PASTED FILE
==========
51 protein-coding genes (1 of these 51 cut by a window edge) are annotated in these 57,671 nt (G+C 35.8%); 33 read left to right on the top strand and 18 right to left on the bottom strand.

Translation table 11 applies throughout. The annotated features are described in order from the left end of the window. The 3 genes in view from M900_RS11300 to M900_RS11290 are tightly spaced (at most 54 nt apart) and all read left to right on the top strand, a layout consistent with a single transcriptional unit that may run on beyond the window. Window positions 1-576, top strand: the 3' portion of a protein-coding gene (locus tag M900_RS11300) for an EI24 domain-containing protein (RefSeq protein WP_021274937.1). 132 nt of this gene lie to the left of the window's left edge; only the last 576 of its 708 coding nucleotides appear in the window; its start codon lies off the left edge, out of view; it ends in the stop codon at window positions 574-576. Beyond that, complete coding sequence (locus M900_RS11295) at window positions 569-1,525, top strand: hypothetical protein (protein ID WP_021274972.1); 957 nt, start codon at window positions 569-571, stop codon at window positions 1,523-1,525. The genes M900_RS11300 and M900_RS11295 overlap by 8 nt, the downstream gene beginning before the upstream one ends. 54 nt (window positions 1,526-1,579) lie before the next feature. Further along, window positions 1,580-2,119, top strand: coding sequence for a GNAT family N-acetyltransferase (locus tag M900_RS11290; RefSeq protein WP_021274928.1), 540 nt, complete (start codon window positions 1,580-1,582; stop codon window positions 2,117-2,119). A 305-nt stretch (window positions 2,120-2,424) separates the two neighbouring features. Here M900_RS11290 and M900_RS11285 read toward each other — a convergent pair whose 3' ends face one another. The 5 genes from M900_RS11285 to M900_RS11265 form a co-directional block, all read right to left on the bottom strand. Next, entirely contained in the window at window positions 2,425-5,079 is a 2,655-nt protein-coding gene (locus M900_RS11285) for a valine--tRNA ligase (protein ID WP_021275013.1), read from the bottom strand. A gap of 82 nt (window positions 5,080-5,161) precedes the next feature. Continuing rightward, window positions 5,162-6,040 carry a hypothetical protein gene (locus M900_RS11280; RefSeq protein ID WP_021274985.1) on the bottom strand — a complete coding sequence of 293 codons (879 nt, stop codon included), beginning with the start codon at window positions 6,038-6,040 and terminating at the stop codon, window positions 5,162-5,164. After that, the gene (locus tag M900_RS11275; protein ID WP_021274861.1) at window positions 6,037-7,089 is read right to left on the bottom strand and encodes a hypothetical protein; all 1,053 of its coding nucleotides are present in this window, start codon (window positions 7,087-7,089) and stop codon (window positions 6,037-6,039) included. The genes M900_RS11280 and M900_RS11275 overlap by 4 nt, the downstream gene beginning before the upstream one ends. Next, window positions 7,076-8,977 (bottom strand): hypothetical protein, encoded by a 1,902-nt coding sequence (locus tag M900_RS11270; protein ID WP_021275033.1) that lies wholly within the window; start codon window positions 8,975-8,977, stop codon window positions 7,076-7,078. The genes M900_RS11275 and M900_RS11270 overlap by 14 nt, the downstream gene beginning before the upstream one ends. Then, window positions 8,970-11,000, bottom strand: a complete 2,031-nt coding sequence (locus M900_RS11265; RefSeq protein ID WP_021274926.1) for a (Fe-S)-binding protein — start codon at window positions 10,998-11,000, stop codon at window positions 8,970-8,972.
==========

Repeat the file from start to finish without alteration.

51 protein-coding genes (1 of these 51 cut by a window edge) are annotated in these 57,671 nt (G+C 35.8%); 33 read left to right on the top strand and 18 right to left on the bottom strand.

Translation table 11 applies throughout. The annotated features are described in order from the left end of the window. The 3 genes in view from M900_RS11300 to M900_RS11290 are tightly spaced (at most 54 nt apart) and all read left to right on the top strand, a layout consistent with a single transcriptional unit that may run on beyond the window. Window positions 1-576, top strand: the 3' portion of a protein-coding gene (locus tag M900_RS11300) for an EI24 domain-containing protein (RefSeq protein WP_021274937.1). 132 nt of this gene lie to the left of the window's left edge; only the last 576 of its 708 coding nucleotides appear in the window; its start codon lies off the left edge, out of view; it ends in the stop codon at window positions 574-576. Beyond that, complete coding sequence (locus M900_RS11295) at window positions 569-1,525, top strand: hypothetical protein (protein ID WP_021274972.1); 957 nt, start codon at window positions 569-571, stop codon at window positions 1,523-1,525. The genes M900_RS11300 and M900_RS11295 overlap by 8 nt, the downstream gene beginning before the upstream one ends. 54 nt (window positions 1,526-1,579) lie before the next feature. Further along, window positions 1,580-2,119, top strand: coding sequence for a GNAT family N-acetyltransferase (locus tag M900_RS11290; RefSeq protein WP_021274928.1), 540 nt, complete (start codon window positions 1,580-1,582; stop codon window positions 2,117-2,119). A 305-nt stretch (window positions 2,120-2,424) separates the two neighbouring features. Here M900_RS11290 and M900_RS11285 read toward each other — a convergent pair whose 3' ends face one another. The 5 genes from M900_RS11285 to M900_RS11265 form a co-directional block, all read right to left on the bottom strand. Next, entirely contained in the window at window positions 2,425-5,079 is a 2,655-nt protein-coding gene (locus M900_RS11285) for a valine--tRNA ligase (protein ID WP_021275013.1), read from the bottom strand. A gap of 82 nt (window positions 5,080-5,161) precedes the next feature. Continuing rightward, window positions 5,162-6,040 carry a hypothetical protein gene (locus M900_RS11280; RefSeq protein ID WP_021274985.1) on the bottom strand — a complete coding sequence of 293 codons (879 nt, stop codon included), beginning with the start codon at window positions 6,038-6,040 and terminating at the stop codon, window positions 5,162-5,164. After that, the gene (locus tag M900_RS11275; protein ID WP_021274861.1) at window positions 6,037-7,089 is read right to left on the bottom strand and encodes a hypothetical protein; all 1,053 of its coding nucleotides are present in this window, start codon (window positions 7,087-7,089) and stop codon (window positions 6,037-6,039) included. The genes M900_RS11280 and M900_RS11275 overlap by 4 nt, the downstream gene beginning before the upstream one ends. Next, window positions 7,076-8,977 (bottom strand): hypothetical protein, encoded by a 1,902-nt coding sequence (locus tag M900_RS11270; protein ID WP_021275033.1) that lies wholly within the window; start codon window positions 8,975-8,977, stop codon window positions 7,076-7,078. The genes M900_RS11275 and M900_RS11270 overlap by 14 nt, the downstream gene beginning before the upstream one ends. Then, window positions 8,970-11,000, bottom strand: a complete 2,031-nt coding sequence (locus M900_RS11265; RefSeq protein ID WP_021274926.1) for a (Fe-S)-binding protein — start codon at window positions 10,998-11,000, stop codon at window positions 8,970-8,972.